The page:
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I have a global variable I called Y_VAL which is initialized to a value of 2.

I then have a function, called f() (for brevity), which uses Y_VAL.

def f():
    y = Y_VAL
    Y_VAL += 2

However, when trying to run my code, python gives the error message:

UnboundLocalError: local variable 'Y_VAL' referenced before assignment

If I remove the last line Y_VAL += 2 it works fine.

Why does python think that Y_VAL is a local variable?

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possible duplicate of Why can't I set a global variable in Python? – Mark May 12 '12 at 12:18
up vote 14 down vote accepted

You're missing the line global Y_VAL inside the function.

When Y_VAL occurs on the right-hand-side of an assignment, it's no problem because the local scope is searched first, then the global scope is searched. However, on the left-hand-side, you can only assign to a global that way when you've explicitly declared global Y_VAL.

From the docs:

It would be impossible to assign to a global variable without global, although free variables may refer to globals without being declared global.

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Does this behavior apply differently for dicts? I found that I can declare a global dict and then assign to it inside a function without using global... might you know the reasoning behind this? – VMDX Jul 13 '10 at 22:14
    
Hmmm, it seems like I have the same question as VMDX. Given a global dictionary 'd', I have been able to add/change it without using the keyword global. How come this is the case? same with lists – Paul Jul 13 '10 at 22:15
    
You can change the contents inside the list or dict. You can't change (rebind) the reference to the list/dict. So d[2:]= 3 is OK, but d+= [3] is not. – bobince Jul 13 '10 at 22:19
4  
The difference has nothing to do with dicts at all. You are simply comparing two completely different operations: "Assignment to a name" and "assignment to an item of an object bound to a name". foo[i] = bar performs a name lookup for foo in local and global namespace (in this order), and then sets the item at index i to bar (by invoking foo.__setitem__()). foo = bar does not perform any lookup at all, but simply sets the name foo in the local namespace (unless foo as been declared global or nonlocal). – lunaryorn Jul 13 '10 at 22:31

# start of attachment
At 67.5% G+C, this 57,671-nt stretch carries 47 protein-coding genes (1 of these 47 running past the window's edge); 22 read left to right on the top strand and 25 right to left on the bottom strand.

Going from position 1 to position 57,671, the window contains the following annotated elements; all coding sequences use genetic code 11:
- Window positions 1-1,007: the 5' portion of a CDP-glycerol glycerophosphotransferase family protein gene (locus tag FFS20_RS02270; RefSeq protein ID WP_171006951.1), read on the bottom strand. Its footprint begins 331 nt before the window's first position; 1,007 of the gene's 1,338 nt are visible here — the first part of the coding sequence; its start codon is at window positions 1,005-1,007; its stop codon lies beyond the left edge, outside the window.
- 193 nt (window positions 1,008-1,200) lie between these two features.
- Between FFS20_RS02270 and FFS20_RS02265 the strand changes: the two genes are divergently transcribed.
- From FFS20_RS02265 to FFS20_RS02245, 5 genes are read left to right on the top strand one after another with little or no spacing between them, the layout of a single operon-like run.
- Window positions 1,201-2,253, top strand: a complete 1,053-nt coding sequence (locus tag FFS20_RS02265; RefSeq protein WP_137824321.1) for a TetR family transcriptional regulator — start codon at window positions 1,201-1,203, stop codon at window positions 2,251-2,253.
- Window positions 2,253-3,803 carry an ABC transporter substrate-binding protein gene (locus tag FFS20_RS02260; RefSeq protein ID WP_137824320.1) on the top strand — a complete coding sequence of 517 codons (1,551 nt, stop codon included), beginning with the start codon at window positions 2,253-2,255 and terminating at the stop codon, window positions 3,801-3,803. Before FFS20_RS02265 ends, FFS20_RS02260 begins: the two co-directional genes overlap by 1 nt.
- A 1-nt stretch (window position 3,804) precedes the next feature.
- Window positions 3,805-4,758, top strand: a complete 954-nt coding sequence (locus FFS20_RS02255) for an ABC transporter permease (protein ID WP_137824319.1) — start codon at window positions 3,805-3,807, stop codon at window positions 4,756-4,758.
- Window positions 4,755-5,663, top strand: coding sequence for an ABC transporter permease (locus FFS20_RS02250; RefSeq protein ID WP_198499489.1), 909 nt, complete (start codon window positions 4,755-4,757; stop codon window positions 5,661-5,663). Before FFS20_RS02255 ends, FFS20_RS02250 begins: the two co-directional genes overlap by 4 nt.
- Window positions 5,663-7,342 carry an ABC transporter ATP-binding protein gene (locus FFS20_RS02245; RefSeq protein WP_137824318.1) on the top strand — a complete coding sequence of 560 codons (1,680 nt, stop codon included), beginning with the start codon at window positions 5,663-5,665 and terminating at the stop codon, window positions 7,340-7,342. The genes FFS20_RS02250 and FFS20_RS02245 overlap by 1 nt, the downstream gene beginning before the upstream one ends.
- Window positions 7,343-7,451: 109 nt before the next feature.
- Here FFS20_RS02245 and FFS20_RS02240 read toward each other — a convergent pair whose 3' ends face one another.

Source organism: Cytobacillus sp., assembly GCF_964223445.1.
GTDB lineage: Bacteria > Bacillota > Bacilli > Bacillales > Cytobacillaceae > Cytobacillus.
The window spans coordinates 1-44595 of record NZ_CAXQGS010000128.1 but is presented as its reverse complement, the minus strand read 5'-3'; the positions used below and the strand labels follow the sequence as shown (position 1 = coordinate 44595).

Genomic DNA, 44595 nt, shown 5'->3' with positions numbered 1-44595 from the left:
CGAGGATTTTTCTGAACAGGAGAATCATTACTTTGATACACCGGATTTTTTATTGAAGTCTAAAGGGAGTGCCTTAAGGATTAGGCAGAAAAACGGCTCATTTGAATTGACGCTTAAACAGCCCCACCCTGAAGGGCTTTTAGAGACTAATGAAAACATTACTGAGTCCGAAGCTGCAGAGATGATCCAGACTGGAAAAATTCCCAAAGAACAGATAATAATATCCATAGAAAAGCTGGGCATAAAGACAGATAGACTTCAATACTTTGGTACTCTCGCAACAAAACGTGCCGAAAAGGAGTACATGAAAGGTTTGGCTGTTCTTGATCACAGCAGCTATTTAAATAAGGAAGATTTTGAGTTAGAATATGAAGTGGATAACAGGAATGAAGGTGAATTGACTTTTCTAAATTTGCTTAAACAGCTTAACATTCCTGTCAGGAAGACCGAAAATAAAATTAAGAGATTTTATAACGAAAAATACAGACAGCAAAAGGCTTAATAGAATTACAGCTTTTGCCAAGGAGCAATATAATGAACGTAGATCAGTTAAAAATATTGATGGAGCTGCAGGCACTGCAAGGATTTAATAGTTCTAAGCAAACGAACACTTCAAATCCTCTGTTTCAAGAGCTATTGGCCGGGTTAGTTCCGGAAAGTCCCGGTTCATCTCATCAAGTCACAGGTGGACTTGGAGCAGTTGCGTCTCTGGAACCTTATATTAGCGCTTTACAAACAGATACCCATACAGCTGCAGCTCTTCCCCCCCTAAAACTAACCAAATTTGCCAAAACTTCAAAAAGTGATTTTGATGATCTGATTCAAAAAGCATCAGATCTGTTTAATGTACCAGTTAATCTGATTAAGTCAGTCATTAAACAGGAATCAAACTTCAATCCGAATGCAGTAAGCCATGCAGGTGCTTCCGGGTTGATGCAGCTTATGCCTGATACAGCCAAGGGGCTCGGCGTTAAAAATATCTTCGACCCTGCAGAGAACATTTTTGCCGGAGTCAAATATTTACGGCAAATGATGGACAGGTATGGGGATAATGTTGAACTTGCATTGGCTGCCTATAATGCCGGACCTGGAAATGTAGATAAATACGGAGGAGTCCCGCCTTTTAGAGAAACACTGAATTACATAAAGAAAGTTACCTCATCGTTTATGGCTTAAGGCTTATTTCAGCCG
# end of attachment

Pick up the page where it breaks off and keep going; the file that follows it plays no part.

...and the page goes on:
This is just how Python works: Assignment always binds the left-hand side name in the closest surrounding name space. Inside of a function the closest namespace is the local namespace of the function.

In order to assign to a global variable, you have to declare it global. But avoid global by all means. Global variables are almost always bad design, and thus the use of the global keyword is a strong hint, that you are making design mistakes.

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I ran to the same issue as you and as many others like you, before realising it needs the global statement. I then decided to move everything to object orientation and have piece of mind. Call me insane but I just dont trust myself with the global statement and its not difficult to come against a problem of local scope that is a pain to debug.

So I would advice collect all your "global" variables put them in a class inside an init(self) and not only you wont have to worry about local scope but you will have your code much better organised. Its not a freak of luck that most programmer out there prefer OOP.

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